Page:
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Wednesday, September 07, 2005

YES! Stuffed porpoise stomach!

The internet is an amazing thing. A medieval English recipe featuring porpoise is Fyodor's Animal Flesh Recipe of the Day. With a Catholic angle to boot!


Almond Milk Frumenty

Frumenty was one the most popular foods of the Middle Ages, used as an accompaniment to roast meat, venison being particularly favored. However, this particular recipe was intended for Lent and was meant to be served with boiled porpoise!

Frumenty recipes appear throughout surviving period cookbooks and manuscripts, proving that its preparation was wide-spread and common. Apparently, any cook worth his or her salt could prepare this dish.

Original recipe from An Ordinance of Pottage

16. Frumente yn lentyn. Take clene pykyd whete. Bray hit yn a morter, and fanne it clene, and seth hit tyl hit be brokyn. Than grynd blanchid almondys yn a morter; draw therof a mylke. Do hit togedyr and boyle hit tyl hit be resonabull thykke: than loke thy whete be tendyr. Colour hit up with safferyn. Lech thy purpas when hit ys sodyn, than ley hit on disches by hitsylfe, and serve hit forth with frumente.

— Hieatt, Constance B. An Ordinance of Pottage. An Edition of the Fifteenth Century Culinary Recipes in Yale University's MS Beinecke 163. London: Prospect Books Ltd, 1988.

What's the matter? Your Middle English a bit rusty? Haven't read The Canterbury Tales since junior high?

Translation :

Frumenty in Lent. Take clean picked wheat. Pound it in a morter, and remove the hull, and boil it until it cracks. Then grind blanched almonds in a morter; make an almond milk. Add the wheat to the almond milk and boil until reasonably thick; make sure the wheat is tender. Color it with saffron. Cut your porpoise after it's boiled, then set it in dishes with nothing else, and serve it with frumenty.


DIRECTIONS:

Stir together all the ingredients. Bring to a boil, stirring occasionally to prevent sticking, then reduce heat to low, cover and cook for approximately 45 minutes, or until the bulgar is tender and the mixture becomes thick. Be careful not to scorch. Serve as a soup or as a sauce for meat.

Recipe Source: Boke of Gode of Cookery Recipes, A by James L. Matterer, 2000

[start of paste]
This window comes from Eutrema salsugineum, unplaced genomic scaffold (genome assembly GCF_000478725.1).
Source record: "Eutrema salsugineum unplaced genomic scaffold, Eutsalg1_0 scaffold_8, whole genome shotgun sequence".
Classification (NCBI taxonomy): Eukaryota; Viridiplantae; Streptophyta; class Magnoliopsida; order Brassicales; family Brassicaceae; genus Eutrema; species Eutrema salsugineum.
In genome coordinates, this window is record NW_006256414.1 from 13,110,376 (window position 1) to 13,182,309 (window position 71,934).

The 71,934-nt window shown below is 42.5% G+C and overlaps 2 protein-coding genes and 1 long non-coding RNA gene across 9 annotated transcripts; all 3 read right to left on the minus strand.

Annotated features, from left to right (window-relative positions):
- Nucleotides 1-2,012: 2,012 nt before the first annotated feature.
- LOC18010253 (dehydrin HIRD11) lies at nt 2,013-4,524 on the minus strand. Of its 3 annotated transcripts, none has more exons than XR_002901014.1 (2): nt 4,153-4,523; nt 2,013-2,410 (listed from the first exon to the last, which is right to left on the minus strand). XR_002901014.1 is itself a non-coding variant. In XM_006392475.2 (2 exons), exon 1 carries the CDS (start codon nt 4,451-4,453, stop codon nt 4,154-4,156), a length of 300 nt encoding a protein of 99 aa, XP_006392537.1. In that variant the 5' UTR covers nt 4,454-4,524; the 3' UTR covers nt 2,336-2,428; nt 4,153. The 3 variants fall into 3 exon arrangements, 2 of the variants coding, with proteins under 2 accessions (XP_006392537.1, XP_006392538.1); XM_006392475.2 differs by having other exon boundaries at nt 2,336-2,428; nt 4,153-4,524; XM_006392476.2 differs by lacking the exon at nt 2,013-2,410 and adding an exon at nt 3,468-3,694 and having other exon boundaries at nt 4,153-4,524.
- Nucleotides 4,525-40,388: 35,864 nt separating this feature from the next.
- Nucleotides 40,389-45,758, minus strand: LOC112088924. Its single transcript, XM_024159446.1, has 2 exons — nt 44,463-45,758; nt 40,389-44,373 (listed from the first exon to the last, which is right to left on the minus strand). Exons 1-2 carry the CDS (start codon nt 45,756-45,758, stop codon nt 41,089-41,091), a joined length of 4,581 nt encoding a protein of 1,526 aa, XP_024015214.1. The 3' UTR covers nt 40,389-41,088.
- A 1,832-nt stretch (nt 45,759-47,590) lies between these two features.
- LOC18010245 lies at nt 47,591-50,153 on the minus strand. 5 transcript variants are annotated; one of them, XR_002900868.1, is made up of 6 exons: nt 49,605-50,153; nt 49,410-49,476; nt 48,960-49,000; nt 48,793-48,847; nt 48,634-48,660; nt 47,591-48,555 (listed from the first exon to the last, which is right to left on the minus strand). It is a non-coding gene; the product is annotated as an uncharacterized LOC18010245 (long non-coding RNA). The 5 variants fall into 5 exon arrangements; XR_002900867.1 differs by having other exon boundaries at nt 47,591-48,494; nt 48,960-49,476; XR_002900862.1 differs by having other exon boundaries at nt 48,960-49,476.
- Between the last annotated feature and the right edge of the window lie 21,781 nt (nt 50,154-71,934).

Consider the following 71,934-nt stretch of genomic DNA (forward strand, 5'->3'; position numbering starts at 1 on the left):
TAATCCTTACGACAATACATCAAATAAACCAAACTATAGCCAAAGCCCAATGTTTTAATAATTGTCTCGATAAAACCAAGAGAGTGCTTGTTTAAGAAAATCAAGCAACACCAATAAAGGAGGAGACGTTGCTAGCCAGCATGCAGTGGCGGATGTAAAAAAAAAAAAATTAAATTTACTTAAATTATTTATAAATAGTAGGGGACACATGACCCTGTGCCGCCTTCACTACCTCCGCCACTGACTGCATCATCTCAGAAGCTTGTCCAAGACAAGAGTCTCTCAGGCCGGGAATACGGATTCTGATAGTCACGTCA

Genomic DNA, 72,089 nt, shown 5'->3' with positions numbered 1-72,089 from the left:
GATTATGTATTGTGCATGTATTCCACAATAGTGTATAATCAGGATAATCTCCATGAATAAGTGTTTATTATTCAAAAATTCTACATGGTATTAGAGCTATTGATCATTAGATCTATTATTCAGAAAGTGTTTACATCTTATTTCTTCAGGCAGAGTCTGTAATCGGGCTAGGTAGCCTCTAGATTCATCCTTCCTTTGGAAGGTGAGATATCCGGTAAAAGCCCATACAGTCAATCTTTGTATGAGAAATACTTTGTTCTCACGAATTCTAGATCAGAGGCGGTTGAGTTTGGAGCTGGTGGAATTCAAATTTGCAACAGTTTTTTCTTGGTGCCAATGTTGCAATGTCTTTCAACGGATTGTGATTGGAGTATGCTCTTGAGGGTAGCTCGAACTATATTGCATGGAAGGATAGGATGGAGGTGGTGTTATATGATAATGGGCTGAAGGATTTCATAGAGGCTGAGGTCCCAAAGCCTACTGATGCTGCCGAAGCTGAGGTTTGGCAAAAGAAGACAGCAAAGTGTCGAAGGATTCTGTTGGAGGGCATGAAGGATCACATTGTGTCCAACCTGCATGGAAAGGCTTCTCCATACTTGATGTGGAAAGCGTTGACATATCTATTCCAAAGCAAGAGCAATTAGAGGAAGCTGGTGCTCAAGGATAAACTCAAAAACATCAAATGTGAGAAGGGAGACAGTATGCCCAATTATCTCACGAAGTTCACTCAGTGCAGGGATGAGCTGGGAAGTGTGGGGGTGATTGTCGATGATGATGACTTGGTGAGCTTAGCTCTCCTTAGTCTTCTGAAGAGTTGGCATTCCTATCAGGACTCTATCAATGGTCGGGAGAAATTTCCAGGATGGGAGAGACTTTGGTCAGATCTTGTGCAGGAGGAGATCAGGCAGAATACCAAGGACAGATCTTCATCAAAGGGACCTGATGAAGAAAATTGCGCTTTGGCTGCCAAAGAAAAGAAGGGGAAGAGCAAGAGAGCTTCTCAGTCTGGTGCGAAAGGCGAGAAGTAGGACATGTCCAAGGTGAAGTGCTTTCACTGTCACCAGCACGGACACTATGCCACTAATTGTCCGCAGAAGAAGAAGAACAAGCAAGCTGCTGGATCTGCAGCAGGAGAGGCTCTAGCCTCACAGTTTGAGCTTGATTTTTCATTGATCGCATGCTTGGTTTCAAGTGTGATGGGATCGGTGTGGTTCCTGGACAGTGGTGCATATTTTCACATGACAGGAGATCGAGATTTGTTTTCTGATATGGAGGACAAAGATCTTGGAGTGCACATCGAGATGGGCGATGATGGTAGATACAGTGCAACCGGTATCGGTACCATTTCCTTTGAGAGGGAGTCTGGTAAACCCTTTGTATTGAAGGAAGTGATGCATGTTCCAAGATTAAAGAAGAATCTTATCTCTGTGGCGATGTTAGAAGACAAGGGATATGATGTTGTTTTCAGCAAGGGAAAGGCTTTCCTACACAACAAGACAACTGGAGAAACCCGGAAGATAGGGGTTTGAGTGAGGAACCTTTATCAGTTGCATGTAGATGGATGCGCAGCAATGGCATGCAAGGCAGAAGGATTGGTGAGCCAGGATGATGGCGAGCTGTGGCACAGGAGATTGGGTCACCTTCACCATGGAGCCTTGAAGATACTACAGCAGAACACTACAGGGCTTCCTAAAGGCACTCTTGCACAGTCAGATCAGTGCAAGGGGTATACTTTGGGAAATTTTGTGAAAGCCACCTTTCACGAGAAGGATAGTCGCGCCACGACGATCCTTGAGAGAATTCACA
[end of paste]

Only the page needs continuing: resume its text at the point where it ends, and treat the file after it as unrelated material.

Bring on the porpoise!

Puddyng of purpaysse

PERIOD: England, 15th century

SOURCE: Harleian MS 279
CLASS: Authentic

DESCRIPTION: Stuffed porpoise stomach

ORIGINAL RECEIPT:

.xl. Puddyng of purpaysse. Take þe Blode of hym, & þe grece of hym self, & Ote-mele, & Salt, & Pepir, & Gyngere, & melle þese to-gederys wel, & þan putte þis in þe Gutte of þe purays, & þan lat it seþe esyli, & not hard, a good whylys; & þan take hym vppe, & broyle hym a lytil, & þan serue forth.

- Austin, Thomas. Two Fifteenth-Century Cookery-Books. Harleian MS. 279 & Harl. MS. 4016, with extracts from Ashmole MS. 1429, Laud MS. 553, & Douce MS 55.

London: for The Early English Text Society by N. Trübner & Co., 1888.


GODE COOKERY TRANSLATION:

Pudding of porpoise.

Take the Blood of him, & the grease of him self, & Oatmeal, & Salt, & Pepper, & Ginger, & mix these together well, & then put this in the Gut of the porpoise, & then let it boil easily, & not hard, a good while; & then take him up, & broil him a little, & then serve forth.

INGREDIENTS:
Porpoise blood
Porpoise grease
Oatmeal
Salt
Pepper
Ginger
One porpoise stomach

DIRECTIONS:
Combine the porpoise blood, porpoise grease, and oatmeal, & season it with salt, pepper, & ginger. This should be a thick & moist stuffing-like mixture. Stuff the porpoise stomach about half full with this, as the stuffing will swell during cooking. Sew up the stomach tightly or secure each end with string, & prick it all over with a large needle to avoid bursting. Put an upturned plate in the base of a pot of boiling water, stand the stomach on this and bring back to the boil; boil steadily for 3 to 4 hours. Cook until done; remove from water and drain well. Place in a broiler and cook for several minutes on both sides to slightly crisp the skin, then serve.

This recipe is essentially a porpoise haggis, as it uses all the elements found in the traditional Scottich haggis of a boiled sheep stomach with an oatmeal stuffing.

If for some reason you are unable to find a porpoise stomach, you might try a sheep stomach, still used today when making haggis. Alternatively, you may do the "American" version of making haggis, which leaves out the stomach entirely and has the mixture baked in a loaf pan.

BOO! HISSSSSS! Porpoise stomach! Porpoise stomach!

I now have even more respect for medieval English Catholics.

Also, you may substitute a little white wine for the porpoise blood and butter or suet for the porpoise grease. Vegetable shortening may be also be used for the porpoise grease; the original recipe was probably intended for Lent and porpoise grease would have been an acceptable animal fat to use at that time. Vegetable shortening will probably be the closest and easiest alternative to fish grease if you wish to keep this a Lenten dish.

GLOSSARY OF MEDIEVAL COOKING TERMS

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